(Adopted Aug. 7, 1985, eff. Jan. 1, 1986. Amended June 21, 1994, eff. Jan. 1, 1995; Dec. 1, 1994, eff. July 1, 1995; Aug. 1, 1995, eff. Jan. 1, 1996; Nov. 25, 2003, eff. Jan. 1, 2004; Sept. 19, 2005, eff. Jan. 1, 2006; March 1, 2007, eff. July 1, 2007; Nov. 25, 2009, eff. July 1, 2010.)
 To assist the public in obtaining legal services, lawyers should be allowed to make known their services not only through reputation but also through organized information campaigns in the form of advertising. Advertising involves an active quest for clients, contrary to the tradition that a lawyer should not seek clientele. However, the public’s need to know about legal services can be fulfilled in part through advertising. This need is particularly acute in the case of persons of moderate means who have not made extensive use of legal services. The interest in expanding public information about legal services ought to prevail over considerations of tradition. Nevertheless, advertising by lawyers entails the risk of practices that are misleading or overreaching.
Paying Others to Recommend a Lawyer.
 A lawyer is allowed to pay for advertising permitted by this Rule 4-7.2, but otherwise is not permitted to pay another person for channeling professional work. This restriction does not prevent an organization or person other than the lawyer from advertising or recommending the lawyer’s services. Thus, a legal aid agency or prepaid legal services plan may pay to advertise legal services provided under its auspices. Likewise, a lawyer may participate in not-for-profit lawyer referral programs and pay the usual fees charged by such programs. Rule 4-7.2(c) does not prohibit paying regular compensation to an assistant, such as a secretary, to prepare communications permitted by this Rule. Rule 4-7.2(c) also does not prohibit paying a person for making a testimonial or endorsement in compliance with Rule 4-7.1(h).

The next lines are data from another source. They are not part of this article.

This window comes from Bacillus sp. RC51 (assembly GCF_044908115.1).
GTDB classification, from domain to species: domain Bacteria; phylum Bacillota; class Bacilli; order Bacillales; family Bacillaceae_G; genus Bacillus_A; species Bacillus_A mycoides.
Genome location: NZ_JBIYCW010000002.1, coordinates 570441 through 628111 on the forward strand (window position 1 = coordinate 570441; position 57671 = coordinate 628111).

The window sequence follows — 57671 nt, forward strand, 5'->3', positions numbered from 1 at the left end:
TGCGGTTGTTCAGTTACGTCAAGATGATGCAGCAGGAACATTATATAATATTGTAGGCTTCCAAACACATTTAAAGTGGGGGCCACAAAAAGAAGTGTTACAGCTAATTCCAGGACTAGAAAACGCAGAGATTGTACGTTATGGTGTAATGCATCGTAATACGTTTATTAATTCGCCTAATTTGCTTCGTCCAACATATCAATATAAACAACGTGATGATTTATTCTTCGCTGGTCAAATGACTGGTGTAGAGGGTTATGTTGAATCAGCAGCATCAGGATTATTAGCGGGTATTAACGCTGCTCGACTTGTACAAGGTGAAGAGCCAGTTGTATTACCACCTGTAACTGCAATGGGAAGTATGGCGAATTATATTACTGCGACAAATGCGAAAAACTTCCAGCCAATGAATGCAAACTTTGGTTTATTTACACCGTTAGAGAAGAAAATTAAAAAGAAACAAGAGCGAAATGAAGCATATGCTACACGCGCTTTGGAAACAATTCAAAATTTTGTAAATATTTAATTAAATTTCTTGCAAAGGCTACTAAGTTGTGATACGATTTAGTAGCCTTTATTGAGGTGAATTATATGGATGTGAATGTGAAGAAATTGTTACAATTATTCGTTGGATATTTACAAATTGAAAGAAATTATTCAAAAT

Supplemental Missouri Comment
 Advertising concerning a lawyer’s services should be motivated by a desire to educate the public to an awareness of legal needs and to provide information relevant to the selection of appropriate counsel. Information communicated in advertising should be disseminated in an objective and understandable fashion and should be relevant to a prospective client’s ability to choose a lawyer. A lawyer should strive to communicate such information without undue emphasis upon advertising stratagems, which serve to hinder rather than to facilitate intelligent selection of counsel. Tasteful advertising is a matter of subjective interpretation. However, in all communications concerning a lawyer’s services, a lawyer should avoid advertising that serves to denigrate the dignity of the profession or trust in courts, of which every lawyer functions as an officer.